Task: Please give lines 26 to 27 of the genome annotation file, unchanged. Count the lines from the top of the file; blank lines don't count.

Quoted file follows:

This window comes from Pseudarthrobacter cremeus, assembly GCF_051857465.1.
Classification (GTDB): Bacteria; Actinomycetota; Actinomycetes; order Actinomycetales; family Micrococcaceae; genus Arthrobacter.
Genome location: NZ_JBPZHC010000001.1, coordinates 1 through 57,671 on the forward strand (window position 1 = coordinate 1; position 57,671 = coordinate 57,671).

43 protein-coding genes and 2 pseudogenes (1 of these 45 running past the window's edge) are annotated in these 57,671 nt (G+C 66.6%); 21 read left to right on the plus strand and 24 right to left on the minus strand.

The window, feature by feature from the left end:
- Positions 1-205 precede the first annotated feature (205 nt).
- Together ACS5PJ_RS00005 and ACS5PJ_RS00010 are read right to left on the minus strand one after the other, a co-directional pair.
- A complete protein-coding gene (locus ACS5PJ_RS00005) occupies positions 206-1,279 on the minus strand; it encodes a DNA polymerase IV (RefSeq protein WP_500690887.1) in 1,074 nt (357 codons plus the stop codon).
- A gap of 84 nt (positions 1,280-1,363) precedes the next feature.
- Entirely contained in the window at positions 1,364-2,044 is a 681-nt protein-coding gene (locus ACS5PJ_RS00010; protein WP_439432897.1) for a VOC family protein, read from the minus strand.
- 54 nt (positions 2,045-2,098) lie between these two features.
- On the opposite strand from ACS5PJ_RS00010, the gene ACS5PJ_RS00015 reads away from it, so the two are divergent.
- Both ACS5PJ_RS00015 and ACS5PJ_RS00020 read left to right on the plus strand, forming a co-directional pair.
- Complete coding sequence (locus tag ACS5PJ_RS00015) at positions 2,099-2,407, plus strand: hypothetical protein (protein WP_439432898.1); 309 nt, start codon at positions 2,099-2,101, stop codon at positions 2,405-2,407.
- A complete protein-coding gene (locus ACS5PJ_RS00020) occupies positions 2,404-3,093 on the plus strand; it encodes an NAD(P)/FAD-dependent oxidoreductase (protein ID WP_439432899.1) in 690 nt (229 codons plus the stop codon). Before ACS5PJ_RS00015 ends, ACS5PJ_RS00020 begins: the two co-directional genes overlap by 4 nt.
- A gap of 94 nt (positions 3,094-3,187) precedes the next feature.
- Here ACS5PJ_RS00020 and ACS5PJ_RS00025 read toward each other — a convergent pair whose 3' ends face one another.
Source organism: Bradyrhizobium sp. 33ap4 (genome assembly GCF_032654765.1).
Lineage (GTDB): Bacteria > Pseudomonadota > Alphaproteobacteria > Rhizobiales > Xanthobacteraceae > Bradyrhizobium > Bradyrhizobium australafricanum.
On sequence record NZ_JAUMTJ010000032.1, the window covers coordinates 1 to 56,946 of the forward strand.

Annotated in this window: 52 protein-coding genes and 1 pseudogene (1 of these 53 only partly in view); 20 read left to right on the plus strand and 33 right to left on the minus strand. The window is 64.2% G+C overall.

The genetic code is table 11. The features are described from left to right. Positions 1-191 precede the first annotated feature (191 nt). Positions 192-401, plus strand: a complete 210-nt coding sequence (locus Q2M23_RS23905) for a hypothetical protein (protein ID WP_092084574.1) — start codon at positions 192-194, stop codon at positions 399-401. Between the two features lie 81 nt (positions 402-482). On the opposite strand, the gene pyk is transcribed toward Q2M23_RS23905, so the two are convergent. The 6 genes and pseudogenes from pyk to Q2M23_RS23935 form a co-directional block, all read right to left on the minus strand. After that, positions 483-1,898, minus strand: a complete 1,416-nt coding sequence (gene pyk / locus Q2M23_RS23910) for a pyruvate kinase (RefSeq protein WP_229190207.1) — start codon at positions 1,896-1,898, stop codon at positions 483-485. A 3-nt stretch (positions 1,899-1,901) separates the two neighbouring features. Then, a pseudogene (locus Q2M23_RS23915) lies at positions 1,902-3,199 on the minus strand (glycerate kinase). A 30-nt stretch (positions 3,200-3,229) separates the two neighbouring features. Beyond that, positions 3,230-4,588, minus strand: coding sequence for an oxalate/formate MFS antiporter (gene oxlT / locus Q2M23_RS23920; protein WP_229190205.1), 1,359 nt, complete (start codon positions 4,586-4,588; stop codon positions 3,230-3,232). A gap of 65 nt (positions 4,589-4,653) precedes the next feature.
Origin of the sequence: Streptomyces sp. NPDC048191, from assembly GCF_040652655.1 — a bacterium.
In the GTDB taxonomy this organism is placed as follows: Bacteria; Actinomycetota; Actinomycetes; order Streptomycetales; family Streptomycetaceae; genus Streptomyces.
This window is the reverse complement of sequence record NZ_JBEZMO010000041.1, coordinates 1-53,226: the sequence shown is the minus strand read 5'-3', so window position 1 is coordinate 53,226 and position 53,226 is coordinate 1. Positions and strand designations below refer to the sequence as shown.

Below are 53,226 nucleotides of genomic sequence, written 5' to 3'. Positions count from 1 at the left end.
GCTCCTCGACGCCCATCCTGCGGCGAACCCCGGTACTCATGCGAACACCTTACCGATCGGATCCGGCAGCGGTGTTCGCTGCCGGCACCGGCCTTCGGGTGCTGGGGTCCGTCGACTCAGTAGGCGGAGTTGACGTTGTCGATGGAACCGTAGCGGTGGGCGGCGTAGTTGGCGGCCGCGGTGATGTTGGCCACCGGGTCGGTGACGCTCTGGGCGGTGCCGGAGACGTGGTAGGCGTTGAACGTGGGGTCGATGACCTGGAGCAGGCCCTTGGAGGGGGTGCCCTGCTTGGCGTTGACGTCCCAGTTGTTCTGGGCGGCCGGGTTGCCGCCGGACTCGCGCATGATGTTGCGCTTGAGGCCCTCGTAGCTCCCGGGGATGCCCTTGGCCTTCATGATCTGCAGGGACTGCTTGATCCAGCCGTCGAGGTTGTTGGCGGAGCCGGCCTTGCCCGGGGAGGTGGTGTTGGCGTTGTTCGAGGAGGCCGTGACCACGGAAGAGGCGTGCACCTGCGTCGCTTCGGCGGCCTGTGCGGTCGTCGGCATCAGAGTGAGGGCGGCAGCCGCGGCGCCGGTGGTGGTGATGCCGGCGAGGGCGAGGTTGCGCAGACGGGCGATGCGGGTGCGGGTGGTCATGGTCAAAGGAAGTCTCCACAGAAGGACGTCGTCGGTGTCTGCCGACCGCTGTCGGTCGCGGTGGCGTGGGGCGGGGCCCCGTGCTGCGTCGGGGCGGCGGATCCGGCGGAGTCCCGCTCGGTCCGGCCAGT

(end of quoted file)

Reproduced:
Below are 53,226 nucleotides of genomic sequence, written 5' to 3'. Positions count from 1 at the left end.
GCTCCTCGACGCCCATCCTGCGGCGAACCCCGGTACTCATGCGAACACCTTACCGATCGGATCCGGCAGCGGTGTTCGCTGCCGGCACCGGCCTTCGGGTGCTGGGGTCCGTCGACTCAGTAGGCGGAGTTGACGTTGTCGATGGAACCGTAGCGGTGGGCGGCGTAGTTGGCGGCCGCGGTGATGTTGGCCACCGGGTCGGTGACGCTCTGGGCGGTGCCGGAGACGTGGTAGGCGTTGAACGTGGGGTCGATGACCTGGAGCAGGCCCTTGGAGGGGGTGCCCTGCTTGGCGTTGACGTCCCAGTTGTTCTGGGCGGCCGGGTTGCCGCCGGACTCGCGCATGATGTTGCGCTTGAGGCCCTCGTAGCTCCCGGGGATGCCCTTGGCCTTCATGATCTGCAGGGACTGCTTGATCCAGCCGTCGAGGTTGTTGGCGGAGCCGGCCTTGCCCGGGGAGGTGGTGTTGGCGTTGTTCGAGGAGGCCGTGACCACGGAAGAGGCGTGCACCTGCGTCGCTTCGGCGGCCTGTGCGGTCGTCGGCATCAGAGTGAGGGCGGCAGCCGCGGCGCCGGTGGTGGTGATGCCGGCGAGGGCGAGGTTGCGCAGACGGGCGATGCGGGTGCGGGTGGTCATGGTCAAAGGAAGTCTCCACAGAAGGACGTCGTCGGTGTCTGCCGACCGCTGTCGGTCGCGGTGGCGTGGGGCGGGGCCCCGTGCTGCGTCGGGGCGGCGGATCCGGCGGAGTCCCGCTCGGTCCGGCCAGT